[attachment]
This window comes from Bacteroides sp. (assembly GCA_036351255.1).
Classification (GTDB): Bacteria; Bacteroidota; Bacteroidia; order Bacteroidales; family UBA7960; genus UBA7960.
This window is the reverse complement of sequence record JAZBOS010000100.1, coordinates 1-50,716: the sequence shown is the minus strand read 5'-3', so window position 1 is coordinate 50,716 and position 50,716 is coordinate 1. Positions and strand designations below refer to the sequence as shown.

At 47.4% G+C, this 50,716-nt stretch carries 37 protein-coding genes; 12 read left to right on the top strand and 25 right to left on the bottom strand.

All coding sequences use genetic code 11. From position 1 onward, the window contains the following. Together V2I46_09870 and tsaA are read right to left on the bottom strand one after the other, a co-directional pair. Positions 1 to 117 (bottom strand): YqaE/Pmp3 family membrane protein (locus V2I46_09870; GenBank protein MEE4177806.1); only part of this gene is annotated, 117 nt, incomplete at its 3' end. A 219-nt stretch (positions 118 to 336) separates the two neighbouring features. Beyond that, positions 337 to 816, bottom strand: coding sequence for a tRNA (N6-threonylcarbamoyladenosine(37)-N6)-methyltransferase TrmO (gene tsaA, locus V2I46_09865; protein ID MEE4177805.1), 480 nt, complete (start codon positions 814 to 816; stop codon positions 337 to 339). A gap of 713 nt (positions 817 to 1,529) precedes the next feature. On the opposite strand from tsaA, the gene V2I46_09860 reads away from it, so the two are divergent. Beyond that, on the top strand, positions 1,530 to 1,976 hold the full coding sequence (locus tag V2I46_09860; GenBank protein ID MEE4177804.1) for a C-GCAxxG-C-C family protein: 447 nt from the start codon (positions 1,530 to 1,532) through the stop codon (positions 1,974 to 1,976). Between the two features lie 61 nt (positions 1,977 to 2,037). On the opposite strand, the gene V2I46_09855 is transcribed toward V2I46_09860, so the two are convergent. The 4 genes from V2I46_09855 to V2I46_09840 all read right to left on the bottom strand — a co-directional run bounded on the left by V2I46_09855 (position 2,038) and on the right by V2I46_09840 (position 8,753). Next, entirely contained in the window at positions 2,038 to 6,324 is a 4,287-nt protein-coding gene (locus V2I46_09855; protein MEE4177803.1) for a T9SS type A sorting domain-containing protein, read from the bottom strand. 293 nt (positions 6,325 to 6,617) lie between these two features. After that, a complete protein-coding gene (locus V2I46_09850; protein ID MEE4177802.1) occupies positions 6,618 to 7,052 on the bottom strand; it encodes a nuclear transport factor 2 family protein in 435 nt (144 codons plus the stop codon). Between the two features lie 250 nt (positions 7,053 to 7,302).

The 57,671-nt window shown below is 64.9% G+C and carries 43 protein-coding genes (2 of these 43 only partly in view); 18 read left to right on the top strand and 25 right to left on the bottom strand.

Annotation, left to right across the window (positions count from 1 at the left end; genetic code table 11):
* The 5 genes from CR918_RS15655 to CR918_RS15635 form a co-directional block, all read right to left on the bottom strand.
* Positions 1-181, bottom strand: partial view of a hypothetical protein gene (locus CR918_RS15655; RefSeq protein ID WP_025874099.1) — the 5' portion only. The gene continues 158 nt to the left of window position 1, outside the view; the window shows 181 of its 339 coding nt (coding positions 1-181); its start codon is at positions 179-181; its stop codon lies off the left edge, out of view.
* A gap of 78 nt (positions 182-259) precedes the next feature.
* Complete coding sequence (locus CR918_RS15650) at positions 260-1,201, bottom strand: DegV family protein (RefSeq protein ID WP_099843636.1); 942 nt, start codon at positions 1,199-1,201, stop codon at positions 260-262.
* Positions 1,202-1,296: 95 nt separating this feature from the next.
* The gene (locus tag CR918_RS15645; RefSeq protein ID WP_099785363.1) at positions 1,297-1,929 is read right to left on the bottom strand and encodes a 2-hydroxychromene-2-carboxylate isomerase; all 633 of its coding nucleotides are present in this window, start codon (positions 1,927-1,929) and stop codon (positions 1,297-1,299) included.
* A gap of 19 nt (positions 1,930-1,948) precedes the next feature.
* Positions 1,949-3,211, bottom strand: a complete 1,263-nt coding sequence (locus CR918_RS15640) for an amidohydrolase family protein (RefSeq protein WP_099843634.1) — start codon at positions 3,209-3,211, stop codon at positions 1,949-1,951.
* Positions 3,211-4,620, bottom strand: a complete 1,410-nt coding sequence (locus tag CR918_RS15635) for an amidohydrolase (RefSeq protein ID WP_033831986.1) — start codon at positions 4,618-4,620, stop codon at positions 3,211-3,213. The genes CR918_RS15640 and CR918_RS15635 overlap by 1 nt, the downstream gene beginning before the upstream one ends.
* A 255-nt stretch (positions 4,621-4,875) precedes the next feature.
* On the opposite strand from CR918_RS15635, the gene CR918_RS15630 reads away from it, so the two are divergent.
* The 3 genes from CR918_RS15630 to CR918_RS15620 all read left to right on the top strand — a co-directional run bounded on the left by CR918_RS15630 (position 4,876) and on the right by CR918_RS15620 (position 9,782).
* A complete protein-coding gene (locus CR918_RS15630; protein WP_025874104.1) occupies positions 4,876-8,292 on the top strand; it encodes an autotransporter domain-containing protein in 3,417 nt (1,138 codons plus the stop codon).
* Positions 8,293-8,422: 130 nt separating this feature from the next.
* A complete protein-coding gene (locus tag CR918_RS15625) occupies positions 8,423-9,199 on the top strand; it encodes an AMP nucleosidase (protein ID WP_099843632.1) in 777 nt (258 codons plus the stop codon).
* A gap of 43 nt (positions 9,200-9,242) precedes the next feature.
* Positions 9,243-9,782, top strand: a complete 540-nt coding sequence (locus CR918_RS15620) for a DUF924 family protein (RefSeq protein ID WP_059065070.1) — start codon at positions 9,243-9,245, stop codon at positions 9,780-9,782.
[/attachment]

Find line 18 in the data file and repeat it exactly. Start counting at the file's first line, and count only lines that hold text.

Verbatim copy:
* On the opposite strand from CR918_RS15635, the gene CR918_RS15630 reads away from it, so the two are divergent.